January 18, 2021

Palestinians: A land without promise

Jaber Suleiman

One sequence of historical wrongs – antisemitism in Europe, culminating in the horrors of the Holocaust – led to the creation of Israel. But that gave birth to another set of wrongs: the displacement of Palestinians from their homes and their homeland. The Palestinian diaspora still has no hope of return, and many are still not accepted in the places where they live.

Large numbers of Palestinians were forced out of their homes when the state of Israel was created during the first Arab–Israeli war in 1948. While the founding of Israel provided a Jewish homeland for victimized Jews in Europe, much of the Palestinian population was dispersed from its homeland – in what Robin Cohen of the University of Oxford calls a “victim diaspora”.

The number of Palestinians originally displaced from Mandatory Palestine is unclear: estimates range from 726,000 (according to the United Nations) to 810,000 (the British government). Since then, their number has grown as a result of natural increase and subsequent wars. By the end of 2018, roughly 8.7 million (66.7 percent) of the 13.05 million Palestinians worldwide counted as forcibly displaced persons: 6.7 million refugees from 1948 and their descendants (this includes the 5.5 million registered with the UN Relief and Works Agency for Palestine Refugees in the Near East, UNRWA), plus another 1.24 million 1967 refugees and their descendants, 416,000 internally displaced Palestinians in Israel, and 345,000 internally displaced in the Occupied Palestinian Territories. Together, they make up one of the largest and most protracted refugee cases in the world.

The war of 1948 forced over 700,000 Palestinians
to flee. Many became stateless. Seventy years later,
they and their descendants are still stateless

The World Refugee Survey, issued by the U.S. Committee for Refugees and Immigrants, designates protracted refugees as “camp refugees” or “warehoused refugees” who are often deprived of basic human rights in their countries of refuge. Palestinian refugees living in Arab host countries have different legal statuses and living conditions. While Palestinians in Jordan are granted full citizenship rights, those in Syria enjoy basic, but not full, citizenship rights. In Lebanon, Palestinians are deprived of most basic human rights, including their rights as refugees under international conventions. In Iraq, Kuwait, Libya and the Arab Gulf states, political vicissitudes determine the rights they are granted.

The Arab legal system for managing the Palestinian refugees’ situation consists of three instruments. Firstly, classification of the Palestinian refugees as stateless persons, regarding this as “positive discrimination”so as to prevent their permanent resettlement and preserve their right of return. Secondly, linkage between UNRWA’s mandate of continued assistance for the relief of the Palestine refugees to further conditions of peace and stability (UN Resolution 302 of 1949) and the implementation of a Conciliation Commission to facilitate peace between Israel and Arab states (Resolution 194 of 1948). Thirdly, measures and standards adopted by the Arab League to ensure temporary protection of the Palestinian refugees, most importantly the Casablanca Protocol of 1965 – an instrument that has never been fully implemented.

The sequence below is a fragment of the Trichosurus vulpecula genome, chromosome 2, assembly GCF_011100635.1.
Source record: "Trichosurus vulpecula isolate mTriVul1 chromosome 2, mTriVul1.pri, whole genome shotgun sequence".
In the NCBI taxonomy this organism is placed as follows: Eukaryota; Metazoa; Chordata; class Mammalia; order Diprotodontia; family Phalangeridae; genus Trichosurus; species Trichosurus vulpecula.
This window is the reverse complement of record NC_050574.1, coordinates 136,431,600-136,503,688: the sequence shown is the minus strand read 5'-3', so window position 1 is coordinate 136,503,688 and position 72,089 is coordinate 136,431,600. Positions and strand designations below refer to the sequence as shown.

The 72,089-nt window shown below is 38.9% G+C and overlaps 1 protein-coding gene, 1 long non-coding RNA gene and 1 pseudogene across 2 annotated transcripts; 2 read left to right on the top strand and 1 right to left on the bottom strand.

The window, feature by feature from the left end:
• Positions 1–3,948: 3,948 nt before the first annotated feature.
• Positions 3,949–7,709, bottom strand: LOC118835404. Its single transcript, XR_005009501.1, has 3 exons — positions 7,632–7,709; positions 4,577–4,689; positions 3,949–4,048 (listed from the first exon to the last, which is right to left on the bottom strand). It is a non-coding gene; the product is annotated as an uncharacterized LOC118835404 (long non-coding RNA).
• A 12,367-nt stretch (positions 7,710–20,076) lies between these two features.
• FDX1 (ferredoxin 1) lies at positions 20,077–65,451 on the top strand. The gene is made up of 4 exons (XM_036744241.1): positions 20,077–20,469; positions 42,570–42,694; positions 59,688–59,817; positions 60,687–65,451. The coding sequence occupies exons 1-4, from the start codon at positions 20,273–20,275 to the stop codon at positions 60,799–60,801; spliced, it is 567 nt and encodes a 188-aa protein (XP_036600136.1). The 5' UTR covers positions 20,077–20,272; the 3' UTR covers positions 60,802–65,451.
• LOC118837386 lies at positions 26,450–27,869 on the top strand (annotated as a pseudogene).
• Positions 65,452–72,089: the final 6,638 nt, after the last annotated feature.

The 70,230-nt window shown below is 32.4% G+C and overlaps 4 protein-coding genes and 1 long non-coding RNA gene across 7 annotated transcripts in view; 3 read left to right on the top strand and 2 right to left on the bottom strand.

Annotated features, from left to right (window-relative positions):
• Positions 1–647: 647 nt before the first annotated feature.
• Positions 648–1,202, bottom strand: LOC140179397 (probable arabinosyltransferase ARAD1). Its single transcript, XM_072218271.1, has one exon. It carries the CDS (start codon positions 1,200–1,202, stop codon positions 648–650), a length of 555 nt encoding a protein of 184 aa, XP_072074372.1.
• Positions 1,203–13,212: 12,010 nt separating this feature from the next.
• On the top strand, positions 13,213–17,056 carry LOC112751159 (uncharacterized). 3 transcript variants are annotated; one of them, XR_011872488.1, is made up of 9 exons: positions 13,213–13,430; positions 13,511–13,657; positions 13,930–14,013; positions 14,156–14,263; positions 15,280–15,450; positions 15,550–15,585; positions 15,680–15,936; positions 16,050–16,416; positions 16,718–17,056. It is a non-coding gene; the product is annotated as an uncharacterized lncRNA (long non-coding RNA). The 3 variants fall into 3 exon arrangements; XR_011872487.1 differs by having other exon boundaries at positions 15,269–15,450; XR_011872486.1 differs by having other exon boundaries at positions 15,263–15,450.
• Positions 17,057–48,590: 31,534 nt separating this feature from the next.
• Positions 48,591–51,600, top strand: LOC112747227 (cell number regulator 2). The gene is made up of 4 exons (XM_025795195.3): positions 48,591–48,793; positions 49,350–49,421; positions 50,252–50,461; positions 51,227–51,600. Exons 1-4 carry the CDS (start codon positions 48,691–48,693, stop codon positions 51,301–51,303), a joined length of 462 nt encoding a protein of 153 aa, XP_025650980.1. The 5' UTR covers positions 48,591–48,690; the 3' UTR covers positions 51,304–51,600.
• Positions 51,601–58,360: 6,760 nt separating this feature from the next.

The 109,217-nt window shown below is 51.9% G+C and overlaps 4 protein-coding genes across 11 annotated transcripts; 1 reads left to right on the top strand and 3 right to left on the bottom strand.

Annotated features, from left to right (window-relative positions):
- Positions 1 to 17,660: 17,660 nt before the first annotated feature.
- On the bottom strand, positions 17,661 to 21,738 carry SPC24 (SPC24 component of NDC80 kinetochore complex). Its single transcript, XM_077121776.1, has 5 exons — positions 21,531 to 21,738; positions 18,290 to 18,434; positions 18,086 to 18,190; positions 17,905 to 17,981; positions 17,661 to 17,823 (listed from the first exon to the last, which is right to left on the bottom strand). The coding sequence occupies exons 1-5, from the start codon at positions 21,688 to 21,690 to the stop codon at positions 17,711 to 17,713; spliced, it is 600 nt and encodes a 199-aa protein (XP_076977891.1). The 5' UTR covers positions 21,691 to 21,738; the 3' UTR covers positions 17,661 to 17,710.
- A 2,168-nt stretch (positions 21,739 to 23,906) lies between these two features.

Millions of Palestinians are stateless.
Some host countries, such as Lebanon, do
not want the option of naturalization

The majority of the Arab states, and especially Lebanon, have discriminated against Palestinian refugees because of fears that they would de facto be resettled permanently in their territories. But outside the region, Palestinian communities are not always included in measures to protect the stateless. This is partly because their unique situation is not acknowledged, and partly because some countries recognize the state of Palestine while others do not. Even with regard to international protection, Palestinians are distinct from other refugees under the mandate of the UN High Commissioner for Refugees. The UN Conciliation Commission for Palestine was created to find a solution to the Palestinian refugee problem and to safeguard their right to return. But it failed to carry out its mandate, and by the early 1950s its operations were restricted to property identification and documentation and it was wound down. Since then, the UNRWA has delivered “relief protection” in the form of education, health and social services. But this does not meet generally applicable standards for the support of refugees.

The absence of adequate protection for Palestinian refugees by most of Arab states, the collapse of protection by the Conciliation Commission, and the limited protection provided by UNRWA have led to severe gaps in the international protection of Palestinian refugees. The Palestine Citizenship Order 1925–41, which regulated the Palestinian citizenship in Mandatory Palestine, terminated with the end of the British mandate and the proclamation of the state of Israel in 1948. The Nationality Law (5712/1952) established in Israel in 1952, imposed a new set of rules. Given the deadlock that the Oslo peace process has reached and the erosion of the two-state solution, legal experts and international law scholars argue that the current Palestinian “entity” does not fully satisfy the international criteria of statehood according to the Montevideo Agreement: a permanent population, a defined territory, government and the capacity to enter into relations with other states. If no state exists, the Palestinian nationality does not exist, and Palestinians who have not acquired the nationality of a third state continue to be legally stateless.

This contribution is licensed under the following copyright licence: CC-BY 4.0

The article was published in the Atlas of the Stateless in English, French, and German.